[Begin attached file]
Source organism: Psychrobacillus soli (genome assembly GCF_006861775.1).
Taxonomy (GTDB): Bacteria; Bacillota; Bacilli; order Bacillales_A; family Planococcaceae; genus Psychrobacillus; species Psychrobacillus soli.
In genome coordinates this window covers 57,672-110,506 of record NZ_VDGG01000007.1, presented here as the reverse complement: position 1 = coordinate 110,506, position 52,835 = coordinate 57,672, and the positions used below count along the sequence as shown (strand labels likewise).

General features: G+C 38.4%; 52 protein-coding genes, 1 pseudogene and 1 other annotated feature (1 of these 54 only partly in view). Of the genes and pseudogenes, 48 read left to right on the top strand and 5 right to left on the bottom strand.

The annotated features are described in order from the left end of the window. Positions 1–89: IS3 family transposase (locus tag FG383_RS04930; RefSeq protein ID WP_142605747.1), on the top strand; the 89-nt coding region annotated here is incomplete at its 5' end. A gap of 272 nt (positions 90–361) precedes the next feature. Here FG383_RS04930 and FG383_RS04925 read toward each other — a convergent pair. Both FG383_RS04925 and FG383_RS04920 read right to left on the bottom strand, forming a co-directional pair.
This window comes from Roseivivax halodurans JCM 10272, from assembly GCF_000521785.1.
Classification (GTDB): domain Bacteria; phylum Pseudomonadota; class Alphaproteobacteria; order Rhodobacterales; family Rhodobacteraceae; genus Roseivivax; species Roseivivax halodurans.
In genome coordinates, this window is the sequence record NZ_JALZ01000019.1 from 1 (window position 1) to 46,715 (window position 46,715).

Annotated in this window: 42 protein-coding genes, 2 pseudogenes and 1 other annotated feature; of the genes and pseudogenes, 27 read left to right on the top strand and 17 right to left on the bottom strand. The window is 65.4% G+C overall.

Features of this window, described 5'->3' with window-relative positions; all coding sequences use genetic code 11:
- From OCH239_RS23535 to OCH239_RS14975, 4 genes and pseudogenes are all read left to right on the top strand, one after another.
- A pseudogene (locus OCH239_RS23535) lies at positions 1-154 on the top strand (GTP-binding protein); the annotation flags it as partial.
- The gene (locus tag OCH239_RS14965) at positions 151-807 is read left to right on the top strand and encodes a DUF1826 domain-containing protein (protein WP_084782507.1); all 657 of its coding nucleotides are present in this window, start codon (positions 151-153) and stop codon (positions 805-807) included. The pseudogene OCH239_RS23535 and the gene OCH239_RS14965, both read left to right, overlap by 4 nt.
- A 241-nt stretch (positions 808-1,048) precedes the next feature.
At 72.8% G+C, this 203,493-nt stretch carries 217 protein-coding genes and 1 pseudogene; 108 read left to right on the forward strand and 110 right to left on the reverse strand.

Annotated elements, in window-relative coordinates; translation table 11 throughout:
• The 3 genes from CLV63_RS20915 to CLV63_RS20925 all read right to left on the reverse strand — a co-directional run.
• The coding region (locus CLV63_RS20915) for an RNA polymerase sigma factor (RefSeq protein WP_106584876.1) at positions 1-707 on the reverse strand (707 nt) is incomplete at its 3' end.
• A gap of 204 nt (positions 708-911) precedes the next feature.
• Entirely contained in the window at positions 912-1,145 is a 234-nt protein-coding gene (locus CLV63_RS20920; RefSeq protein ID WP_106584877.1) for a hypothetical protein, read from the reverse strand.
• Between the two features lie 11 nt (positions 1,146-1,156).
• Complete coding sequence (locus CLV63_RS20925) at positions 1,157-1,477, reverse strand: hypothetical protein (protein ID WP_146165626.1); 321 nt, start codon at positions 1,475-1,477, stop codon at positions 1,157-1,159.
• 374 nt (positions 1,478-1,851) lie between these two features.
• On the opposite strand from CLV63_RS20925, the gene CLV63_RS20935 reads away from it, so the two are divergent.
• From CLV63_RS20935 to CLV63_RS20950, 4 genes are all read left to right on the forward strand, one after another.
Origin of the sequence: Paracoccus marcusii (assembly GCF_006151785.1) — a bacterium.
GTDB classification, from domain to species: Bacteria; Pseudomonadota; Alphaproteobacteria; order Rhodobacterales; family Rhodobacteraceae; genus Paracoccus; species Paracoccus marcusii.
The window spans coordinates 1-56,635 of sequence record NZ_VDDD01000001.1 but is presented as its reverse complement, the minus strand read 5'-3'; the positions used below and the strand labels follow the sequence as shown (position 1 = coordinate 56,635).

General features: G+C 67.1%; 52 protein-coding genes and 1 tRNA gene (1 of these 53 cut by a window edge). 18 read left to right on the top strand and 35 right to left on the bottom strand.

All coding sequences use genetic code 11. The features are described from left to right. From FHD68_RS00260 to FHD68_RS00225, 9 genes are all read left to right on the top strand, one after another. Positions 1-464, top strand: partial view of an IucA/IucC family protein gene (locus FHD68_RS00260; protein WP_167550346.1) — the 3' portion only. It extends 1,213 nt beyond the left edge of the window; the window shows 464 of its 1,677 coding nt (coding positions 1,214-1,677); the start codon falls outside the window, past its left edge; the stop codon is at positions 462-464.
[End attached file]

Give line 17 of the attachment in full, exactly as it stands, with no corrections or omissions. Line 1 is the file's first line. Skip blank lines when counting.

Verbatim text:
• The 3 genes from CLV63_RS20915 to CLV63_RS20925 all read right to left on the reverse strand — a co-directional run.